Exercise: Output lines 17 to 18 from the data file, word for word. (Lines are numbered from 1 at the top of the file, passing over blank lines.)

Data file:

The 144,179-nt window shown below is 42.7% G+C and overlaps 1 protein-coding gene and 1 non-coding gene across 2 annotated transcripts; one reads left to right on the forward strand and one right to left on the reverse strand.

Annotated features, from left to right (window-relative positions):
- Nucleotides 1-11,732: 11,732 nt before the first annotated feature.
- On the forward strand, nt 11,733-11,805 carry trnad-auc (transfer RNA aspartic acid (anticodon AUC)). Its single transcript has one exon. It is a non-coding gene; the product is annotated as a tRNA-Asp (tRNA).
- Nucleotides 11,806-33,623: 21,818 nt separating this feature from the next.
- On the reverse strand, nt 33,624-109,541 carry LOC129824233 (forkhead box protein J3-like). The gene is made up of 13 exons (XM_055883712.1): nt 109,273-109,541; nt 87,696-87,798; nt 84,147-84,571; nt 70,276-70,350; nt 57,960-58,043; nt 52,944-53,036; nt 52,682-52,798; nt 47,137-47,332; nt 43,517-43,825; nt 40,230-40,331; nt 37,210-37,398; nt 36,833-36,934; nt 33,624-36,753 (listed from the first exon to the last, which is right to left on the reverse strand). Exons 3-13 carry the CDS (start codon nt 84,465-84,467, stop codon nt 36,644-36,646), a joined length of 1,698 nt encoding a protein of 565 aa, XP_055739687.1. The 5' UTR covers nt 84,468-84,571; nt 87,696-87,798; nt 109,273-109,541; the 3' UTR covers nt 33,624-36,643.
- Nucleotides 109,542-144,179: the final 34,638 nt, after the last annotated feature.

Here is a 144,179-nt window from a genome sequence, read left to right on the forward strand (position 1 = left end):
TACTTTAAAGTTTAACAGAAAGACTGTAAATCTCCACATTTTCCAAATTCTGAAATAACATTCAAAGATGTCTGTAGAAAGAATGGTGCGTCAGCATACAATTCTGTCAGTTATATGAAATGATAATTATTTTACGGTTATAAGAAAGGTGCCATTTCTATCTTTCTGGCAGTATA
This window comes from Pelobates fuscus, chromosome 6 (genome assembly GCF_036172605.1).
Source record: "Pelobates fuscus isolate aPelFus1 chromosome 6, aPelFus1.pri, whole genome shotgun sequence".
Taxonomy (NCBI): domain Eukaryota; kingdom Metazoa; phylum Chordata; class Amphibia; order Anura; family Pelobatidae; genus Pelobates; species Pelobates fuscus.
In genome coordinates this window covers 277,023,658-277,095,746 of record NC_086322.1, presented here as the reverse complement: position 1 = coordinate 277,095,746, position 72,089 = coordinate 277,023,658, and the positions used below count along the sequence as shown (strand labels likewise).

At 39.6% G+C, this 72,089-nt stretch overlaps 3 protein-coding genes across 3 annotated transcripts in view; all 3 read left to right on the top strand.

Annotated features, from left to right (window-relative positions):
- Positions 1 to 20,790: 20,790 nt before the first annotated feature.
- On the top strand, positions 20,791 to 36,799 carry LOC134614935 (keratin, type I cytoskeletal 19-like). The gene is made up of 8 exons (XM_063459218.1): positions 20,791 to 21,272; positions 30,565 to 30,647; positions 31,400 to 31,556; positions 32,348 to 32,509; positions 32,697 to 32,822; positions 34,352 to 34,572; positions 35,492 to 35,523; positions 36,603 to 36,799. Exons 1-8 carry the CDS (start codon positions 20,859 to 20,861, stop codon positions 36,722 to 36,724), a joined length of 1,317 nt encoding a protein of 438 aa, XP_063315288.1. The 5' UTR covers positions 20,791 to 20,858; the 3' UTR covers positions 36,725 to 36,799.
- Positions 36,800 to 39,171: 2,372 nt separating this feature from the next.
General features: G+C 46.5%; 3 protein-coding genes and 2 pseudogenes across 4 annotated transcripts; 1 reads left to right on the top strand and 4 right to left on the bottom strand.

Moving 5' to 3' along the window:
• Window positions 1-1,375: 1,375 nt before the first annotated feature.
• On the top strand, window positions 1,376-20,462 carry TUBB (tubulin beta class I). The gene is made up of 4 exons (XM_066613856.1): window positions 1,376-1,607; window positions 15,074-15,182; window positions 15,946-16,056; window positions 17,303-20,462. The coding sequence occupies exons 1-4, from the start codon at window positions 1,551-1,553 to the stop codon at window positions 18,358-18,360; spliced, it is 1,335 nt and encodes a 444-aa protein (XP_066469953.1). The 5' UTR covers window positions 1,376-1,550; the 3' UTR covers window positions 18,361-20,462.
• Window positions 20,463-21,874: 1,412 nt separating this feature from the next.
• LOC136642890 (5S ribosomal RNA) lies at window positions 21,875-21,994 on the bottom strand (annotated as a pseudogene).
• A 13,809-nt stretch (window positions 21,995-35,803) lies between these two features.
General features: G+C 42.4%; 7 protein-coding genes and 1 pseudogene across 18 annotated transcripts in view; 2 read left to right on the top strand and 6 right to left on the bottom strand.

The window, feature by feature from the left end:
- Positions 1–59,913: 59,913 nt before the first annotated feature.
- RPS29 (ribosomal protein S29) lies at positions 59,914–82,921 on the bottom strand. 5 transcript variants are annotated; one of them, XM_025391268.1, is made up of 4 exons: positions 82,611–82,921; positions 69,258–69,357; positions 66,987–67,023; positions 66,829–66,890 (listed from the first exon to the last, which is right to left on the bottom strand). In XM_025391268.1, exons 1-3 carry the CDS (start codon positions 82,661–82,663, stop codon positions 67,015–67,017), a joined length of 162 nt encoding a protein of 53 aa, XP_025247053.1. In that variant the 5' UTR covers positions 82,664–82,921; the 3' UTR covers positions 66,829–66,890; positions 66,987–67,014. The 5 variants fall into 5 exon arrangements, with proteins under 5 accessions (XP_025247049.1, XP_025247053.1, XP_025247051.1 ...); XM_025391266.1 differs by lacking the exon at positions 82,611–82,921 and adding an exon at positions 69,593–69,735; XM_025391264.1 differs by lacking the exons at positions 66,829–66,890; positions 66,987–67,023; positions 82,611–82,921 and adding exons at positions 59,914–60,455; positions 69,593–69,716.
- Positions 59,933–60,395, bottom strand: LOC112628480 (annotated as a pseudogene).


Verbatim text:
- On the top strand, positions 20,791 to 36,799 carry LOC134614935 (keratin, type I cytoskeletal 19-like). The gene is made up of 8 exons (XM_063459218.1): positions 20,791 to 21,272; positions 30,565 to 30,647; positions 31,400 to 31,556; positions 32,348 to 32,509; positions 32,697 to 32,822; positions 34,352 to 34,572; positions 35,492 to 35,523; positions 36,603 to 36,799. Exons 1-8 carry the CDS (start codon positions 20,859 to 20,861, stop codon positions 36,722 to 36,724), a joined length of 1,317 nt encoding a protein of 438 aa, XP_063315288.1. The 5' UTR covers positions 20,791 to 20,858; the 3' UTR covers positions 36,725 to 36,799.
- Positions 36,800 to 39,171: 2,372 nt separating this feature from the next.